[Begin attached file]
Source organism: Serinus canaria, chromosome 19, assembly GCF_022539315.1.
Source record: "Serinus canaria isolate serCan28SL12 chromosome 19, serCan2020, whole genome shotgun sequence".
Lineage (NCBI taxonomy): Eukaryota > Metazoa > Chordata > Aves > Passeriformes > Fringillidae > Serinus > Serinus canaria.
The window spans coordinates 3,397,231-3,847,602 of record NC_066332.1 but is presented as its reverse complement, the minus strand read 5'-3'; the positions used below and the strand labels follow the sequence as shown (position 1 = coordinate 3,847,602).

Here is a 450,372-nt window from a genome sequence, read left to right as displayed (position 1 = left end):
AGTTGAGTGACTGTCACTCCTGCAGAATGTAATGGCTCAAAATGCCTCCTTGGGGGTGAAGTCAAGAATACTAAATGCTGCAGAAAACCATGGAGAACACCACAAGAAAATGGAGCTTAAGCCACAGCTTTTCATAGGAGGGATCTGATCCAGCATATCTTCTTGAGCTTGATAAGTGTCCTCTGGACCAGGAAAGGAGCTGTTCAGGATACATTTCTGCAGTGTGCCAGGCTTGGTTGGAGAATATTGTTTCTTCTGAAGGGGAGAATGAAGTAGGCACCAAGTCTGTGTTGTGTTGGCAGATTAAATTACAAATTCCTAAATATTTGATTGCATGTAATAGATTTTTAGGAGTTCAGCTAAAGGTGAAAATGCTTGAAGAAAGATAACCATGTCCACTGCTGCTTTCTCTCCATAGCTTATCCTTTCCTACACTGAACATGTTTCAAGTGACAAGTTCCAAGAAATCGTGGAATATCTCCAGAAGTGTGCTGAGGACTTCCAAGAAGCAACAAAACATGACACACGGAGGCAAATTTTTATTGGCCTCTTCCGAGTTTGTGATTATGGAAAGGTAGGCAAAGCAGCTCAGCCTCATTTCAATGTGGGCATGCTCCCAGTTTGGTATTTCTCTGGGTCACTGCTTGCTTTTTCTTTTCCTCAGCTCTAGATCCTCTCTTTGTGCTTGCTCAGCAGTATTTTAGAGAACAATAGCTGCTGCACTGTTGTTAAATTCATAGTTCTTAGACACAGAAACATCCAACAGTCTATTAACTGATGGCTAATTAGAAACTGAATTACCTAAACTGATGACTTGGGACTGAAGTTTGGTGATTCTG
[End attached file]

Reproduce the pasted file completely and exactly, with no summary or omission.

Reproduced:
Source organism: Serinus canaria, chromosome 19, assembly GCF_022539315.1.
Source record: "Serinus canaria isolate serCan28SL12 chromosome 19, serCan2020, whole genome shotgun sequence".
Lineage (NCBI taxonomy): Eukaryota > Metazoa > Chordata > Aves > Passeriformes > Fringillidae > Serinus > Serinus canaria.
The window spans coordinates 3,397,231-3,847,602 of record NC_066332.1 but is presented as its reverse complement, the minus strand read 5'-3'; the positions used below and the strand labels follow the sequence as shown (position 1 = coordinate 3,847,602).

Here is a 450,372-nt window from a genome sequence, read left to right as displayed (position 1 = left end):
AGTTGAGTGACTGTCACTCCTGCAGAATGTAATGGCTCAAAATGCCTCCTTGGGGGTGAAGTCAAGAATACTAAATGCTGCAGAAAACCATGGAGAACACCACAAGAAAATGGAGCTTAAGCCACAGCTTTTCATAGGAGGGATCTGATCCAGCATATCTTCTTGAGCTTGATAAGTGTCCTCTGGACCAGGAAAGGAGCTGTTCAGGATACATTTCTGCAGTGTGCCAGGCTTGGTTGGAGAATATTGTTTCTTCTGAAGGGGAGAATGAAGTAGGCACCAAGTCTGTGTTGTGTTGGCAGATTAAATTACAAATTCCTAAATATTTGATTGCATGTAATAGATTTTTAGGAGTTCAGCTAAAGGTGAAAATGCTTGAAGAAAGATAACCATGTCCACTGCTGCTTTCTCTCCATAGCTTATCCTTTCCTACACTGAACATGTTTCAAGTGACAAGTTCCAAGAAATCGTGGAATATCTCCAGAAGTGTGCTGAGGACTTCCAAGAAGCAACAAAACATGACACACGGAGGCAAATTTTTATTGGCCTCTTCCGAGTTTGTGATTATGGAAAGGTAGGCAAAGCAGCTCAGCCTCATTTCAATGTGGGCATGCTCCCAGTTTGGTATTTCTCTGGGTCACTGCTTGCTTTTTCTTTTCCTCAGCTCTAGATCCTCTCTTTGTGCTTGCTCAGCAGTATTTTAGAGAACAATAGCTGCTGCACTGTTGTTAAATTCATAGTTCTTAGACACAGAAACATCCAACAGTCTATTAACTGATGGCTAATTAGAAACTGAATTACCTAAACTGATGACTTGGGACTGAAGTTTGGTGATTCTG